As part of our series that highlights work that others may not have spotted the first time around, I am focusing on a campaign from Andes beer, entitled the “Fairest Night Of All”.
There is a caveat to this. In a world where Coors is being compared to a bra-off moment, this ad looks like an anachronism.
And it’s riddled with issues when you start thinking about it too hard.
Is Andes to be consumed only by mingers? Are all physically attractive men brainless idiots? Are women so eager to pull that if you take all the hot guys away they’ll shag the nearest man regardless, out of sheer desperation? So many issues.
But consumers don’t think that hard about ads, do they? So this just leaves a gentle smile and a warm feeling about Andes.
The Big Idea
A likely lovelorn ad creative, frustrated that he wasn’t getting much attention on the dancefloor, observed that there are too many hot guys and that they get all the girls during the big nights out in major Spanish cities.
So – he reasoned when thinking about a response to a brief from Andes beer – let’s take them out of the game to give the rest of us a chance to get the girl.
And that, ladies and gentlemen, is exactly what he did.
As a result, Andes beer was convinced to make the “Fairest Night of All”.
Take the Love Island-alikes out of the game for a night and that tips the playing field very firmly to the advantage of the rest of the male population and they can get out there and have a really good time…
What They Did
Apparently, they managed to get 350 men (who resemble something between Adonis and Prometheus of Greek legend) to a casting call for a beer ad.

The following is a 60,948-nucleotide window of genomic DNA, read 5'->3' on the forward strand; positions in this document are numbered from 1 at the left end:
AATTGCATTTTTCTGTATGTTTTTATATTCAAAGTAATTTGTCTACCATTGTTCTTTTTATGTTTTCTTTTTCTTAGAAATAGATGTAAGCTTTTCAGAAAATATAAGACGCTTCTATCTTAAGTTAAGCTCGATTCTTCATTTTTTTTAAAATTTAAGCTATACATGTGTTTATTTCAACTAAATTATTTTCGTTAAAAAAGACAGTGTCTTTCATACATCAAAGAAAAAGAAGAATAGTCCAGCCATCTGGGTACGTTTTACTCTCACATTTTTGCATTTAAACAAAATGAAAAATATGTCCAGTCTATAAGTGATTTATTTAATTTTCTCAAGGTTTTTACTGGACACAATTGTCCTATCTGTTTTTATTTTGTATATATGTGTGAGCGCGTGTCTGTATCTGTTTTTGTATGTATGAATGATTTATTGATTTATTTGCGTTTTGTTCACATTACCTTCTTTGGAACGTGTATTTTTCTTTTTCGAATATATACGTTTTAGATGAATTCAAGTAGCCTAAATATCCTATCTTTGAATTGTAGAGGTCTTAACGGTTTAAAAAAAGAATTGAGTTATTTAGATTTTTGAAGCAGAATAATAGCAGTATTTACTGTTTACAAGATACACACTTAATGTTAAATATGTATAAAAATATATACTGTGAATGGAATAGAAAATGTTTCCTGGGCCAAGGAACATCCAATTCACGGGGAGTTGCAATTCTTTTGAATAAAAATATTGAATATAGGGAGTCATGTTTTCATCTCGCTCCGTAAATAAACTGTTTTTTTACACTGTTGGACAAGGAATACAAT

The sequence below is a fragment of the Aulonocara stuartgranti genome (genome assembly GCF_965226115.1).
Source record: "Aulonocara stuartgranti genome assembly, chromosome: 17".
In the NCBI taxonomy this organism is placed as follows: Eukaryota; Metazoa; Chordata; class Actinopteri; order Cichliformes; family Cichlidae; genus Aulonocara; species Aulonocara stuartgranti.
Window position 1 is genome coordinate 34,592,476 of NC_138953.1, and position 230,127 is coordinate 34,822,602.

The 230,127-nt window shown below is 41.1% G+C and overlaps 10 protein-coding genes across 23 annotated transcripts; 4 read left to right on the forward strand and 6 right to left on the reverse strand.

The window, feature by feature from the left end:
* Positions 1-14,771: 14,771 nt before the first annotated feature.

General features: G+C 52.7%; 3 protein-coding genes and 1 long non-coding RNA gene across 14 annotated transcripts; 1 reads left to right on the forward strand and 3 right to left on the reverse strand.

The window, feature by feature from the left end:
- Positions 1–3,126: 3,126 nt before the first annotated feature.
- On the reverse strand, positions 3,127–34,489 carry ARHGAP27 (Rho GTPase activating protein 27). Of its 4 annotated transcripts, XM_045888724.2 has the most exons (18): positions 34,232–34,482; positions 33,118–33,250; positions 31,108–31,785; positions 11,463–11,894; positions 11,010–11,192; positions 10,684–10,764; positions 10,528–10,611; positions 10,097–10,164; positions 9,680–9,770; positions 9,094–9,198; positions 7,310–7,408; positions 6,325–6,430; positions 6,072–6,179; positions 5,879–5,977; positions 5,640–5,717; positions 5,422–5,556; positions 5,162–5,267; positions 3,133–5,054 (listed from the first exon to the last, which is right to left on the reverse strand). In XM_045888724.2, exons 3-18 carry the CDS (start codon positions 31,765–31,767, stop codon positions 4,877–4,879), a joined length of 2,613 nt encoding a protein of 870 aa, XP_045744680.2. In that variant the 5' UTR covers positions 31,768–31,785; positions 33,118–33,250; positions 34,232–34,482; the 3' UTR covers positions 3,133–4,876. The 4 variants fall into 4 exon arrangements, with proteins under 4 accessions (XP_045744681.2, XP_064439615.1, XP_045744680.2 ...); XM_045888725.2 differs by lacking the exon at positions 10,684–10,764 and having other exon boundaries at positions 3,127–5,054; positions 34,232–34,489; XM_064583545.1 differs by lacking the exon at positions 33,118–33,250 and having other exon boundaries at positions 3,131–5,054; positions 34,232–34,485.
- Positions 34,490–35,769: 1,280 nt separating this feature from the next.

Once there, these Herculean figures of manhood were convinced to stay for hours… and hours … and hours. Making idiots of themselves over an ever-longer period of time.
Meanwhile, with all of these hotties off the street and out of the clubs, the rest of the city’s male population were left to hit the bars, grab some bottles of Andes and pull like they’d never pulled before.
Look, I know this is riddled with issues.
But it has a certain Latin sense of humour. It also has the most wonderful of all insights – that the mating game is skewed towards a relative minority in male society who always seem to get the girls.
And it is stunningly shot.
It’s clearly a stunt. It didn’t really happen. It’s a sham.
But the filming, the script and the acting all makes for a cracking watch. It’s one of the very few ads in the world that I’d cheerfully watch a couple of times over. And where pretty much everyone I’ve shown it to has said “send me the link, there’re a couple of people I want to share that with”.
And that doesn’t happen all that often, now does it?
Has this piece of work aged well? No, most assuredly not.
But then we don’t exist to make work that always stands the test of time.
Sometimes, it’s about capturing an insight at a point in time and making work that brings that insight to life with wit, humour and a certain joie de vivre.
This certainly does that.